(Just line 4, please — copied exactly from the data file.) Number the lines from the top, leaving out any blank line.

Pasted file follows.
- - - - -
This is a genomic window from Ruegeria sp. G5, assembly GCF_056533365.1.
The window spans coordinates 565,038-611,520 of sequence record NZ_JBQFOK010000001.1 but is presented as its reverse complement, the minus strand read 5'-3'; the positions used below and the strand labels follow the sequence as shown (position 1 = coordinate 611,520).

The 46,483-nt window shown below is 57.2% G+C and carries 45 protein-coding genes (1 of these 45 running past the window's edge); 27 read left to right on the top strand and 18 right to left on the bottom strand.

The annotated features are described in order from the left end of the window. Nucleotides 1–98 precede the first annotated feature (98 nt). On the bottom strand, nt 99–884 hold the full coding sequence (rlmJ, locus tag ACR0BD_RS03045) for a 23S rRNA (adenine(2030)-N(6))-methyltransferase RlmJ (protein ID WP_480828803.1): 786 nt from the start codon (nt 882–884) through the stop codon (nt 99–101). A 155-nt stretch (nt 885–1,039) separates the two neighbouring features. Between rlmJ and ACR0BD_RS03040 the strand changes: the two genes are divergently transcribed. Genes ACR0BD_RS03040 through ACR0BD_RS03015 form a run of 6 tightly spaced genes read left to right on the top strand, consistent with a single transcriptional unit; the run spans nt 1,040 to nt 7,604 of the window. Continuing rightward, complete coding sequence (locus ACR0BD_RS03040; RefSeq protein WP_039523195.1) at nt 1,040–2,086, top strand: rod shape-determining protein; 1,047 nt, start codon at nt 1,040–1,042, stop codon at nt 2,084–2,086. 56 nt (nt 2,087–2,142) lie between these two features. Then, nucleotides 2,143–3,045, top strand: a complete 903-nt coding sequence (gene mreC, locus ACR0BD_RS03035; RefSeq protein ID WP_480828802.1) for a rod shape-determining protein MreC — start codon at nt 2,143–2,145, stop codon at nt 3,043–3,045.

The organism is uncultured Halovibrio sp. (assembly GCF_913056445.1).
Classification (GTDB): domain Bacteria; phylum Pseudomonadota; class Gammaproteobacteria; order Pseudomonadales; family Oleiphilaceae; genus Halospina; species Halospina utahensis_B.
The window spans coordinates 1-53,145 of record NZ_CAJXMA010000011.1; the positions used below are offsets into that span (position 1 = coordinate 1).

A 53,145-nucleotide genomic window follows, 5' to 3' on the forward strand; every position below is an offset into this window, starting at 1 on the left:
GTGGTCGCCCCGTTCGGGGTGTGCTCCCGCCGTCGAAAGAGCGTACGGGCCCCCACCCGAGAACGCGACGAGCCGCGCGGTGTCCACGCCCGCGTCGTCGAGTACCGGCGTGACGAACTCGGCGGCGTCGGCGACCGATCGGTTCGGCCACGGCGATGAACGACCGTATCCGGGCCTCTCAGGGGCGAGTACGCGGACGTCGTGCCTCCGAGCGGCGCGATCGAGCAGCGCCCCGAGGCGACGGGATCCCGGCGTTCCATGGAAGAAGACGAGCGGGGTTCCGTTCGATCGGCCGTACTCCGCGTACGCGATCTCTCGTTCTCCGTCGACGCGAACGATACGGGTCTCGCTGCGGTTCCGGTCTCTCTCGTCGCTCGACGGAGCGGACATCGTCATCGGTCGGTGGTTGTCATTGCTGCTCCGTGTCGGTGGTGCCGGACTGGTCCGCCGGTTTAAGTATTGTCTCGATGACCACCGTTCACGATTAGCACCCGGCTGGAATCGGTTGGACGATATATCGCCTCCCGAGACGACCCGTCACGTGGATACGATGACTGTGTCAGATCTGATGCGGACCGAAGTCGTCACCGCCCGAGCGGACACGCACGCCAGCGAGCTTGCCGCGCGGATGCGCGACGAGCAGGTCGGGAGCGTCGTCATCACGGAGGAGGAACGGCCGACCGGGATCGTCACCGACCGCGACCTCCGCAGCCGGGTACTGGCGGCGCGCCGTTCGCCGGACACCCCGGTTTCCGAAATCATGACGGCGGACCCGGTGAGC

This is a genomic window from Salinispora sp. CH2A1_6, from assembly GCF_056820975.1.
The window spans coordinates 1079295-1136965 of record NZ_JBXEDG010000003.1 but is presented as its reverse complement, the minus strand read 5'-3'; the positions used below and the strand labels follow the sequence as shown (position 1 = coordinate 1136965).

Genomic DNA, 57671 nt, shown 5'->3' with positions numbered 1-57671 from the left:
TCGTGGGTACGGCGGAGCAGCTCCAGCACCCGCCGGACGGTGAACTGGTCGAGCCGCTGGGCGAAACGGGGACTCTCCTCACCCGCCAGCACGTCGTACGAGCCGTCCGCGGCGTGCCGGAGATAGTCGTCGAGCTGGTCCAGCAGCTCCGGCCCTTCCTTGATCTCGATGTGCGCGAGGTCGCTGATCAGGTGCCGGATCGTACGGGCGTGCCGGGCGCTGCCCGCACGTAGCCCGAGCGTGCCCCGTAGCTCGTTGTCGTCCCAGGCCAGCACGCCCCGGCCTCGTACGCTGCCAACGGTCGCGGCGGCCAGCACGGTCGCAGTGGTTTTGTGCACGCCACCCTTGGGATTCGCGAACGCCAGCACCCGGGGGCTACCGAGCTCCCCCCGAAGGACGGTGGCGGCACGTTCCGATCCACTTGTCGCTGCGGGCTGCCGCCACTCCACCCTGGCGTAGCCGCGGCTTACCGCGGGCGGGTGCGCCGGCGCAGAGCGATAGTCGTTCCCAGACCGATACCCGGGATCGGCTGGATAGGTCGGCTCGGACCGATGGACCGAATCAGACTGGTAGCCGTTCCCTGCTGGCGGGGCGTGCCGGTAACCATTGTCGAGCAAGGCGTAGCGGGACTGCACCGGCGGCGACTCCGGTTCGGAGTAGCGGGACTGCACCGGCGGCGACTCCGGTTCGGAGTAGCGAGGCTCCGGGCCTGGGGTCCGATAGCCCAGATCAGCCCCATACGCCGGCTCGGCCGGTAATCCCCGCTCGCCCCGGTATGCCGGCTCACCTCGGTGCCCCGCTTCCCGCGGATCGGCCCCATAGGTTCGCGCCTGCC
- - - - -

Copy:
The annotated features are described in order from the left end of the window. Nucleotides 1–98 precede the first annotated feature (98 nt). On the bottom strand, nt 99–884 hold the full coding sequence (rlmJ, locus tag ACR0BD_RS03045) for a 23S rRNA (adenine(2030)-N(6))-methyltransferase RlmJ (protein ID WP_480828803.1): 786 nt from the start codon (nt 882–884) through the stop codon (nt 99–101). A 155-nt stretch (nt 885–1,039) separates the two neighbouring features. Between rlmJ and ACR0BD_RS03040 the strand changes: the two genes are divergently transcribed. Genes ACR0BD_RS03040 through ACR0BD_RS03015 form a run of 6 tightly spaced genes read left to right on the top strand, consistent with a single transcriptional unit; the run spans nt 1,040 to nt 7,604 of the window. Continuing rightward, complete coding sequence (locus ACR0BD_RS03040; RefSeq protein WP_039523195.1) at nt 1,040–2,086, top strand: rod shape-determining protein; 1,047 nt, start codon at nt 1,040–1,042, stop codon at nt 2,084–2,086. 56 nt (nt 2,087–2,142) lie between these two features. Then, nucleotides 2,143–3,045, top strand: a complete 903-nt coding sequence (gene mreC, locus ACR0BD_RS03035; RefSeq protein ID WP_480828802.1) for a rod shape-determining protein MreC — start codon at nt 2,143–2,145, stop codon at nt 3,043–3,045.